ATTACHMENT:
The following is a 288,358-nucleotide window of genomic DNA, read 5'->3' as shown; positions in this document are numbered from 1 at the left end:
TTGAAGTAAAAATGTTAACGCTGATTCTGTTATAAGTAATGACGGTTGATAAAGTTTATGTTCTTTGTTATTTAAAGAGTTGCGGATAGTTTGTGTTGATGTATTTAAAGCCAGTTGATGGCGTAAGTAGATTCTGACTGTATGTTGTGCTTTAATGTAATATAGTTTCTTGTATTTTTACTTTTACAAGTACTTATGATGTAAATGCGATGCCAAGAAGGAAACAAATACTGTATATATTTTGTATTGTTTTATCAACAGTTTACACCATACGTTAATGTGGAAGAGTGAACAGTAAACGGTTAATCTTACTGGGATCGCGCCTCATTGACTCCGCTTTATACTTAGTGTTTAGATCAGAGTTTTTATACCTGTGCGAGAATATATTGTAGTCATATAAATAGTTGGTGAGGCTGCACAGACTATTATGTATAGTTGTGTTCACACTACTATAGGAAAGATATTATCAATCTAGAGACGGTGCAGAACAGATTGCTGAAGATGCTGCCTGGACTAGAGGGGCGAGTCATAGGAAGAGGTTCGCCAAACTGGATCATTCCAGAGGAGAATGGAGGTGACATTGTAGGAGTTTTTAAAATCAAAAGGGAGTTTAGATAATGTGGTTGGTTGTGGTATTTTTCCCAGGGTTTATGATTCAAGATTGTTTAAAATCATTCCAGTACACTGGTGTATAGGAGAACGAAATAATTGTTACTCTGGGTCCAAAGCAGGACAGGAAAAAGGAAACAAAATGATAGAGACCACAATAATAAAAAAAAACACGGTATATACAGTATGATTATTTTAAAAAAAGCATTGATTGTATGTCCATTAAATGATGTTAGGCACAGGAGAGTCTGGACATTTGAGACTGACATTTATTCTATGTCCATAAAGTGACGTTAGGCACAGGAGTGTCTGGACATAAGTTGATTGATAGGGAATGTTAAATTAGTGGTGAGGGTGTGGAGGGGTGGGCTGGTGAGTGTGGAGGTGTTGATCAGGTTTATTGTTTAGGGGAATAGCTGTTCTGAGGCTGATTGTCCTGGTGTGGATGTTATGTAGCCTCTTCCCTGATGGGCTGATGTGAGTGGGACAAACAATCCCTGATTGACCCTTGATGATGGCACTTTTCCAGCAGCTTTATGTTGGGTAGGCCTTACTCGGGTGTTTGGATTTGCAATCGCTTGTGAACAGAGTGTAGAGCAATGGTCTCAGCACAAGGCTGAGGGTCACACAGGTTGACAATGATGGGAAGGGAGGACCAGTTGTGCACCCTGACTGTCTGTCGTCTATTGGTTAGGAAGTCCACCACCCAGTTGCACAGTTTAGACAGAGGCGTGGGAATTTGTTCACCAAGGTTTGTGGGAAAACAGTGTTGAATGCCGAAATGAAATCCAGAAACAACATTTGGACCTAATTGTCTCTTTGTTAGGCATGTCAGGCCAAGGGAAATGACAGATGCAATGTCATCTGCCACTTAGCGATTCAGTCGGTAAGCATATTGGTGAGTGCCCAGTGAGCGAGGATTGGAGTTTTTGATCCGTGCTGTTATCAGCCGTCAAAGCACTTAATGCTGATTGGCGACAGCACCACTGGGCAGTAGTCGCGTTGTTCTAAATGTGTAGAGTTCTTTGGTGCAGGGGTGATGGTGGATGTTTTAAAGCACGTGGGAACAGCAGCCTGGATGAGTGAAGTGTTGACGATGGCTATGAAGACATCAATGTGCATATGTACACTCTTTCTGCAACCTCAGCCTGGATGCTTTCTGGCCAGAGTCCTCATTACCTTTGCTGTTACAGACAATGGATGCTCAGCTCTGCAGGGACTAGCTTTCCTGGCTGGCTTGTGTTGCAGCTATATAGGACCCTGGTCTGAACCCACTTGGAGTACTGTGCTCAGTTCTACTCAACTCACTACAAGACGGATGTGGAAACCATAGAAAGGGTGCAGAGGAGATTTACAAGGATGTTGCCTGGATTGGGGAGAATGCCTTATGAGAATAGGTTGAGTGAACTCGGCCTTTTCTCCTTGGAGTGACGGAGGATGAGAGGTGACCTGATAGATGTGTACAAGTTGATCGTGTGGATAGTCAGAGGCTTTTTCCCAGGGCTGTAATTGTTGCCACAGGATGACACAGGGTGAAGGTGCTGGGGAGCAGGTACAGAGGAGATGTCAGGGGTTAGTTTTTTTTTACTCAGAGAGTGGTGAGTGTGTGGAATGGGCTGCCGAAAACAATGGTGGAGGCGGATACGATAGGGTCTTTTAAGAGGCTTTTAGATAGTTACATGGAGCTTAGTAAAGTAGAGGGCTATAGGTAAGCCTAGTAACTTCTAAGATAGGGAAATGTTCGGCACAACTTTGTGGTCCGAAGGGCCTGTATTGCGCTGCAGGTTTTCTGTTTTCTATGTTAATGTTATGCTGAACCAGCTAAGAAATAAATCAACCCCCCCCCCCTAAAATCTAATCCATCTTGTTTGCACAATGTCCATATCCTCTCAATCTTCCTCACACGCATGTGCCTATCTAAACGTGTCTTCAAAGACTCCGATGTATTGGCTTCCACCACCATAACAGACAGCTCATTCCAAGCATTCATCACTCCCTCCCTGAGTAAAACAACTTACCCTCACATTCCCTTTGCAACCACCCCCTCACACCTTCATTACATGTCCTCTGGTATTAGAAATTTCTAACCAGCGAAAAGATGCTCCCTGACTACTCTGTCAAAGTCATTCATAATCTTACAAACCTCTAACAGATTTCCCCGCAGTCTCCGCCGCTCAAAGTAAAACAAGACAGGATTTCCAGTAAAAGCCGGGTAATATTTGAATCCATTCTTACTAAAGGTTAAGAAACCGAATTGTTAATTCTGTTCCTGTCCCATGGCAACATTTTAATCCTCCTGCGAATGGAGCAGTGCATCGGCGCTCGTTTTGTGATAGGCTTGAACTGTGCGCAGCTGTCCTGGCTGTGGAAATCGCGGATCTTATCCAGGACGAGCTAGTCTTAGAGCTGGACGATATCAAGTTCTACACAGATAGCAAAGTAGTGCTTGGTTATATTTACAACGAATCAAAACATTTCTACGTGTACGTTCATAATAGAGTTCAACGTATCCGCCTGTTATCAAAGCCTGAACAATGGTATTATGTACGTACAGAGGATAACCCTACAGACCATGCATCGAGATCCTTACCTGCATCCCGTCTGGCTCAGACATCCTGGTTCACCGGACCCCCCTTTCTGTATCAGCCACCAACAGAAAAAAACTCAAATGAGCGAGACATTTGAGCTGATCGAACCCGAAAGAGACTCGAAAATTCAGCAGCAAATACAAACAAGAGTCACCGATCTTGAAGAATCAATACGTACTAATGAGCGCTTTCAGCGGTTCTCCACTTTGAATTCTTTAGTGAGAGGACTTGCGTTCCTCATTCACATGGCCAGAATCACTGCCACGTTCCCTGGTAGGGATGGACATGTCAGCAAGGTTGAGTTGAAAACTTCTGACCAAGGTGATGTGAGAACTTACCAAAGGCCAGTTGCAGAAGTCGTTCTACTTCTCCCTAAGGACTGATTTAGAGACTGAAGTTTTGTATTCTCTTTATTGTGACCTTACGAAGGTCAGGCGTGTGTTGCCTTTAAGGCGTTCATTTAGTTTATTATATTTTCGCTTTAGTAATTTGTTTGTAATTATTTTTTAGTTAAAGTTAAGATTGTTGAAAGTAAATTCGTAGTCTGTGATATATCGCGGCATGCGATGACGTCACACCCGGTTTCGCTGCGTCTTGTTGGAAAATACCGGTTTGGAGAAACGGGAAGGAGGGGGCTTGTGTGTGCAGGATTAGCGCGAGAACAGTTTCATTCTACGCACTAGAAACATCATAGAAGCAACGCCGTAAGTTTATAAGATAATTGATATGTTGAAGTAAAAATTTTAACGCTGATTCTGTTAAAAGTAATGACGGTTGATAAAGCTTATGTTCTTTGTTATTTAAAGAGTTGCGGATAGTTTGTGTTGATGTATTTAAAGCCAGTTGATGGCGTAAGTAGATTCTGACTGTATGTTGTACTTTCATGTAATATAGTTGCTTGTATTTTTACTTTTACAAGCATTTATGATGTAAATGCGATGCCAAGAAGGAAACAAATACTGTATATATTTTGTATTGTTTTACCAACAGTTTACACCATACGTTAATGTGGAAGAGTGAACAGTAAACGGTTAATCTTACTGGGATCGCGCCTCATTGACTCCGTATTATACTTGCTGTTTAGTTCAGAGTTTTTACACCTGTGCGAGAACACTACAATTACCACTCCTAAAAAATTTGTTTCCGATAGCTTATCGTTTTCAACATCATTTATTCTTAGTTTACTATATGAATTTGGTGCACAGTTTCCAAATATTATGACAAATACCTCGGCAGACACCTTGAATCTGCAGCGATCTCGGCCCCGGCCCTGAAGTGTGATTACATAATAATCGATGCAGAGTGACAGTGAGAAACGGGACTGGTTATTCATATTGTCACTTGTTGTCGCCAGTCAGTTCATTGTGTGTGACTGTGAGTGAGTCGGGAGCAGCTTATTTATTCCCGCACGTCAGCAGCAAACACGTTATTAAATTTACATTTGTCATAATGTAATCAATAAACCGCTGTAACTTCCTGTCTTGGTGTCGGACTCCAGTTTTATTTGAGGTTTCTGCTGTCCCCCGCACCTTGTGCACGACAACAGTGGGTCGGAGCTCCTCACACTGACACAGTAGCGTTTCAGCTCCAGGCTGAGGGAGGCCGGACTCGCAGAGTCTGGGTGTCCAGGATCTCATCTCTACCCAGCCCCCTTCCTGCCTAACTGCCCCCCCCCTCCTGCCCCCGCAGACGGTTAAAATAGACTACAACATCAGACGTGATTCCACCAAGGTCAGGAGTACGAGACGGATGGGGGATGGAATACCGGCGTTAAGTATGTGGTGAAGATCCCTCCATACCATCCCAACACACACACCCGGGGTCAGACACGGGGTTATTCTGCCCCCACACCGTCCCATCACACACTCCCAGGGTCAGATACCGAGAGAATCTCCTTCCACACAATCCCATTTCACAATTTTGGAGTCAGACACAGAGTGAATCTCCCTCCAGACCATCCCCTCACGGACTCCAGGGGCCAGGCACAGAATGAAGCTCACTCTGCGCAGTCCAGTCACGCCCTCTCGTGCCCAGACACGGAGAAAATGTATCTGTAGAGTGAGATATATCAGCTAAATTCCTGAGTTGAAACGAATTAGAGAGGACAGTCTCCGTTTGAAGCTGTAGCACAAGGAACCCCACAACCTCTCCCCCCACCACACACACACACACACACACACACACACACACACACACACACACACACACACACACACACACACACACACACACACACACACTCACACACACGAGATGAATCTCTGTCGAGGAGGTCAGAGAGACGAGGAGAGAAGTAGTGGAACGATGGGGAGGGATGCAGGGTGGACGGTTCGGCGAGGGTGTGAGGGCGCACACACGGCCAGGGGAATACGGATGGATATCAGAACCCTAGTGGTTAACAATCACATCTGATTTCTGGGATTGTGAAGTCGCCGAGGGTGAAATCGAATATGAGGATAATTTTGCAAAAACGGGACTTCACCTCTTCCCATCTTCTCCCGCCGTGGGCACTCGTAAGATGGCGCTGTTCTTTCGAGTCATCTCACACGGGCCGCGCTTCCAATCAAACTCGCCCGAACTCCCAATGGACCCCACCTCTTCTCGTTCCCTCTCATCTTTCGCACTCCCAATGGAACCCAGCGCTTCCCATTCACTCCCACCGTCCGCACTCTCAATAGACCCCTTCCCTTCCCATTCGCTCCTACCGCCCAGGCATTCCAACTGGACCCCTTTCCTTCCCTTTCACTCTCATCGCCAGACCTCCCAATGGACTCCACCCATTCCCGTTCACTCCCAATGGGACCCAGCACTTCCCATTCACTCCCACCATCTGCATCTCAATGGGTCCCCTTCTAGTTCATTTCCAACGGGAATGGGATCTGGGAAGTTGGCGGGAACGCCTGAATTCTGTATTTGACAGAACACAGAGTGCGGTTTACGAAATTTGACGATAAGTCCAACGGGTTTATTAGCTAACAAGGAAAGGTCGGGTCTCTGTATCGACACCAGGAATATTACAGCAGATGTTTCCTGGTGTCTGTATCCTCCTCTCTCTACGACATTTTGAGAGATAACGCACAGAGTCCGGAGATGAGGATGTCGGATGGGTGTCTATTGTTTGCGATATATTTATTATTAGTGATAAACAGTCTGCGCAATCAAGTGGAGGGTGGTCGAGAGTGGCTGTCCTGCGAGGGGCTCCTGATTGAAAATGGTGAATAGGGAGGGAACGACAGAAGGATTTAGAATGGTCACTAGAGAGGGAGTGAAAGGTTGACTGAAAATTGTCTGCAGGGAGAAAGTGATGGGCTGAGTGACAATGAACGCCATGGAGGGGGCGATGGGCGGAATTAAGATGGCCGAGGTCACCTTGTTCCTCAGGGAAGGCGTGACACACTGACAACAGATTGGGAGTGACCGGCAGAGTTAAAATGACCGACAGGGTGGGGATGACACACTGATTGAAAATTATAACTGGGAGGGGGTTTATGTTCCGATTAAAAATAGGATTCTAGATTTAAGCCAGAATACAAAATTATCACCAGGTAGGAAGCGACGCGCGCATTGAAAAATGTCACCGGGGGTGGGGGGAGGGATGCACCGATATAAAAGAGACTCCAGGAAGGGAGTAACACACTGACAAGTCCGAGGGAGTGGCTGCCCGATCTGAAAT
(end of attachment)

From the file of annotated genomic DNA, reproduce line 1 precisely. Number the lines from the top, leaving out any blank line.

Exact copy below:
The following is a 288,358-nucleotide window of genomic DNA, read 5'->3' as shown; positions in this document are numbered from 1 at the left end: